Sunday, August 30, 2020

Here We Go Round The Lake

 Canyon Ferry, MT   High 92  Low 62

Off we go to drive around the lake with a couple of detours along the way. Leaving the campground we took a left on Highway 287 towards Townsend. Another left at the stop sign in Townsend onto Highway 12. This is a picture of the main street in Townsend.

About two miles east of Townsend you make another left on Highway 284. 

Our first stop was at St. Joseph's Catholic Church which was built in 1875-1876.  Paid for with community donations and built by ninety volunteer lay laborers, the church was dedicated on October 22, 1876. It is the state’s oldest standing Roman Catholic church not built by a religious order. After World War II, federal officials planned to upgrade Canyon Ferry Dam and raise the reservoir. The church was in the raised water area and in 1952, St. Joseph’s was moved two and a half miles to this location before water swallowed the land. 



The Church was closed while we were there so I took this picture of the interior from their website.


This is the view from the front of the Church. You can see Canyon Ferry Lake in the distance.


More Montana scenes along our way.

Confederate Gulch and Diamond City

Our next detour had us looking for Diamond City, another ghost town up Confederate Gulch. 



Gold was first discovered at the gulch by former confederate soldiers in 1864. When the Civil War ended the government issued an amnesty to all former confederate soldiers in Arkansas if they went west by the Missouri River. Some of these soldiers heard of gold discoveries in Montana and decided to try their luck there. They discovered placer gold in a gulch located near the Big Belt Mountains. This later became known as Confederate Gulch.



 For a time, Confederate Gulch was the largest community in Montana. In 1866, Montana had a total population of 28,000, and of these, about 10,000 were working in Confederate Gulch.


During its heyday, Diamond City roared both night and day. By 1870, the gold supply at Confederate Gulch had been exhausted, the boom was over and the residents of Diamond City simply picked up and left.  Today hardly a trace remains of Diamond City. 

We had to ford the creek a couple of times.


We never did find Diamond City and the road was really rough so we finally turned around and went back down to the highway. 

The northern end of Canyon Ferry Lake is much more mountainous than the south end. It seems to be the more popular part of the lake full of sailboats and water toys. 

Canyon Ferry Dam is a concrete gravity dam on the Missouri River. 



After taking a couple more left turns, you are back on Highway 287/12 which takes you back to our campground.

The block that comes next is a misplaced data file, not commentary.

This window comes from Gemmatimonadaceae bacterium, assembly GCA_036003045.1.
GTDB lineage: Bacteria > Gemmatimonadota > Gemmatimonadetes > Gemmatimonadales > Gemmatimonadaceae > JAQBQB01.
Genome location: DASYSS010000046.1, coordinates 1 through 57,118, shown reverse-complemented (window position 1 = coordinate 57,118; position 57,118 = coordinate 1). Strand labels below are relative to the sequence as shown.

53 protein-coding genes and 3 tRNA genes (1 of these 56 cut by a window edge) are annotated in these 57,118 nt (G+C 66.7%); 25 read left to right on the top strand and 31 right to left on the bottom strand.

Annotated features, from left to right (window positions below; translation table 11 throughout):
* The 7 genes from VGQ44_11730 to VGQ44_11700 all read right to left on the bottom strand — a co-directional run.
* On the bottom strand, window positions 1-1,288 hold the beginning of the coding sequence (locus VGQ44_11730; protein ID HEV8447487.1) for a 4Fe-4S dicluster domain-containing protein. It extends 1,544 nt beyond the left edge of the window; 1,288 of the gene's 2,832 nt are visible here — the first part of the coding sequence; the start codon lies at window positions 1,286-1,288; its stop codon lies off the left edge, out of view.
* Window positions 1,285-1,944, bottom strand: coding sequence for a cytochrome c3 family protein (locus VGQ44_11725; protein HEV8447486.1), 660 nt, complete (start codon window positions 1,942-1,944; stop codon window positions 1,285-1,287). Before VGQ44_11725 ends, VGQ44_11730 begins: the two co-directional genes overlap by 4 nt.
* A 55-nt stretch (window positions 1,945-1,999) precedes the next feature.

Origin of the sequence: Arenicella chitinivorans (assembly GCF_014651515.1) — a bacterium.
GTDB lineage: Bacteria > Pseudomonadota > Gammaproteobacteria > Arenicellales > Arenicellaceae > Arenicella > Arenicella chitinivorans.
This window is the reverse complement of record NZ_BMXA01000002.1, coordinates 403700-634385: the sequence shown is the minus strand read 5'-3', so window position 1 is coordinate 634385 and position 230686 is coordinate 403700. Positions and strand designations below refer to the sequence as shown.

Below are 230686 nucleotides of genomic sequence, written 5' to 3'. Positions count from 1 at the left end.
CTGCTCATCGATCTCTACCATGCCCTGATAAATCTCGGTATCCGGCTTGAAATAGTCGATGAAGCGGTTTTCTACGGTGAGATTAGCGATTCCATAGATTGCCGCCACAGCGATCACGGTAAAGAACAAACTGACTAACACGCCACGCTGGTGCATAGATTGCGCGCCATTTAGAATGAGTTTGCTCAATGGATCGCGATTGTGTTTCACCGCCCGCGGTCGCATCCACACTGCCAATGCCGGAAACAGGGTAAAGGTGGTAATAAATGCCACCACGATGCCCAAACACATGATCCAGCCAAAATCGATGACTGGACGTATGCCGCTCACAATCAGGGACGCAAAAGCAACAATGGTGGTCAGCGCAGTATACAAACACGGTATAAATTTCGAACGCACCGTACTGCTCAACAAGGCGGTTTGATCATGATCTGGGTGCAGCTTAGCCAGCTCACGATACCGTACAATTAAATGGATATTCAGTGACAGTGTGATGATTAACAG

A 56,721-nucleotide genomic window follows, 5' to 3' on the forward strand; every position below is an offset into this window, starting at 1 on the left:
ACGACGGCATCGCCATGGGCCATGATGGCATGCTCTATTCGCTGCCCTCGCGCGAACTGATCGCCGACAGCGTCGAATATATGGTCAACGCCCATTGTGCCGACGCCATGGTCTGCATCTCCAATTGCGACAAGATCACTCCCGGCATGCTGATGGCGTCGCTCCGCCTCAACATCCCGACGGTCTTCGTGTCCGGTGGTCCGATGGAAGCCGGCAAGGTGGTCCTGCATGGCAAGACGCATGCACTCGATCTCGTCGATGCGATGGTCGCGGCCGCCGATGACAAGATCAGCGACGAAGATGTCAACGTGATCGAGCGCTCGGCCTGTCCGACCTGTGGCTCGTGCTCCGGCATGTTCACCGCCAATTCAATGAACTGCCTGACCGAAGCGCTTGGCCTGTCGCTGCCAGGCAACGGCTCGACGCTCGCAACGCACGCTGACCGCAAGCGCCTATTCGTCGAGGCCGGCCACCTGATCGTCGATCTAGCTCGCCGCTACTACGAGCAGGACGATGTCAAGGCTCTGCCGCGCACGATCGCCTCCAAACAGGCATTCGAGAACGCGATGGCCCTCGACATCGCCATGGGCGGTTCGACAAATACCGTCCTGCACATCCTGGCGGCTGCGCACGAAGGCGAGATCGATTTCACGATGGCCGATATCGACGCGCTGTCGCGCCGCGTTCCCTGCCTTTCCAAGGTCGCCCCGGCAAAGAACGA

Townsend also has an airport which is just outside our RV park. It is a really busy place some days with small planes and helicopters. It is also used as a training site for forest fires as well as water rescue.

A really beautiful day for a drive.

Monday, August 24, 2020

Jim's Projects

Canyon Ferry, MT   High 96  Low 63

When Jim is not out fishing, we need to find him things to do to keep him out of trouble.

Cleaning the fish he's caught.


Fixing  broken windows


Defrosting the fridge.


Installing a new black tank vent cover


And the most important one of all. Changing out a burnt power connection


The Lord was watching over us. This could have easily started a fire that would have destroyed the trailer.


The new connections. 


Then right in the middle of fixing dinner, the microwave died.

                Removing the old


Trying to fix the old one. Not happening.             


The new one. Of course we couldn't find one that would fit in the space we had, so Jim had to modify the cabinet to make the new microwave fit.

In his spare time, I drag him off looking for ghost towns. 

Tuesday, August 18, 2020

So Long Good Buddy

 Canyon Ferry, MT

We got the sad news today that Jim's best fishing buddy, Marv Hall, died today. We met Marv and Donna at our RV park in Apache Junction and when Marv saw that Jim had a boat, his eyes lit up. Marv did not know a stranger. It would take a couple of hours for him and Donna to walk around our park because Marv would visit with everybody. 
You are going to be missed. 

Sunday, August 16, 2020

Moose Creek Campground


My last post on the War Dogs was so long I decided to show you Moose Creek Campground in a separate post.  Moose Creek Campground is located on the road to Rimini and is a National Forest campground.


The campground has 9 campsites for tents, trailers and RVs (26 feet maximum - some of the sites can only handle a 15 foot maximum.). Each campsite has a table, fire ring and grate. The campground has drinking water and vault toilets.   There are also bears in the area, but no food storage lockers so keep your food out of site and in approved bear containers.